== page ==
On election night in America, with Barack Obama the president once more, Jens Lekman took a euphoric crowd and sent them straight to heaven. I Know What Love Isn’t, his first album in five years and his sharpest end-to-end collection, is my favorite album of the year; critics who spat it out like crumbled cheese may have forgotten that music is improved by beauty, not just noise. And Love is his prettiest album, a fact made clear by his band on Tuesday night, which included horns, a violin and ceaseless enthusiasm.
Lekman’s set reconciled all of the Swedish musician’s various identities: the sincere bedroom boy, the globe-trotting dancer, the sad clown, Sinatra bantering at the Sands. Few musicians, not even Taylor Swift with her best Grammys face, can muster the simultaneous levels of innocence and cutting self-awareness that imbue all his songs. He played the hits, though they all are, really: “A Postcard to Nina,” “Black Cab,” “Maple Leaves,” “I Know What Love Isn’t.”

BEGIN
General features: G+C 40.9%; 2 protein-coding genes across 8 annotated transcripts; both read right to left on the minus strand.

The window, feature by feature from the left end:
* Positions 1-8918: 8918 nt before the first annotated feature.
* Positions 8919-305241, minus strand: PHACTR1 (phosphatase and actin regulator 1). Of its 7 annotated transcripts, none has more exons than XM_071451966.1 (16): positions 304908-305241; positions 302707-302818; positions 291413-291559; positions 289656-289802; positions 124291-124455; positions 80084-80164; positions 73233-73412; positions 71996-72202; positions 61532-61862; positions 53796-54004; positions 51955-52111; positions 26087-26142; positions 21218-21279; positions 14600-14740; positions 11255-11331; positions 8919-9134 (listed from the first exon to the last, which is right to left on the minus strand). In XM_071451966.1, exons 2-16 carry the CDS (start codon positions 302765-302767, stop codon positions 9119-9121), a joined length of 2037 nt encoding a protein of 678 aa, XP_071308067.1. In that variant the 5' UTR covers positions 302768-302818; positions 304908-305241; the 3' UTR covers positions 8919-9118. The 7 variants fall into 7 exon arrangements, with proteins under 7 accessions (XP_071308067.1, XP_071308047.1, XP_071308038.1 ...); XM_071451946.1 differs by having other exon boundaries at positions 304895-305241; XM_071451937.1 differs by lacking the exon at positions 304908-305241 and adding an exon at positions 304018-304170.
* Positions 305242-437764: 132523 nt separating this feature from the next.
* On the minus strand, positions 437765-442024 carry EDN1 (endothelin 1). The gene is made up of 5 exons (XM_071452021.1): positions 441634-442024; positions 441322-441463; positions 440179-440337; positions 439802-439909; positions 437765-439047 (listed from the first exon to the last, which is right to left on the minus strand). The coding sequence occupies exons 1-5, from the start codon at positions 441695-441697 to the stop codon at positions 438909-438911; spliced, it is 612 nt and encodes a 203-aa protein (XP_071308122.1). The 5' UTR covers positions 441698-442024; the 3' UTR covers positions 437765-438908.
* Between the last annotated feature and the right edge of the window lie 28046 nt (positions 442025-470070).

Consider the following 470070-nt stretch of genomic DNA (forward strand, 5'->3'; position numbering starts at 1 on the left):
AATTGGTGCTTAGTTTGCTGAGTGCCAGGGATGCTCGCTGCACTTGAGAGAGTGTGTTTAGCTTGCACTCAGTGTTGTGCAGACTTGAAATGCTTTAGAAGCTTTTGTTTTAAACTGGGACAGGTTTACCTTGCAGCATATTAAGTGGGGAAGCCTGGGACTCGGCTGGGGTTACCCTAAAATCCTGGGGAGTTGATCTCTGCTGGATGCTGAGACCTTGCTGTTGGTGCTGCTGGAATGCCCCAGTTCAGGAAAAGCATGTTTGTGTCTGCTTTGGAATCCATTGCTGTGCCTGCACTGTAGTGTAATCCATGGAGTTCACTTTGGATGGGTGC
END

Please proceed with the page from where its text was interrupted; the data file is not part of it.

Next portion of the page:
The mid-set dance party portion of the evening rode hard on his Night Falls Over Kortedala material, as most of his recent tours have, and it would’ve been nice to hear “Erica America” make an appearance. Still, he played a stirring version of “I Want a Pair of Cowboy Boots,” the new album’s highlight, and began and closed the set with versions of the sad-eyed “Every Little Hair Knows Your Name.” Lekman’s catalog is now so strong and vast that four-hour Springsteen theatrics wouldn’t be out of the question, but on Tuesday, with a room content with the world’s direc-tioooon, two encores would have to suffice.
I Know What Love Isn’t is out now on Secretly Canadian, wherever perfect records are sold.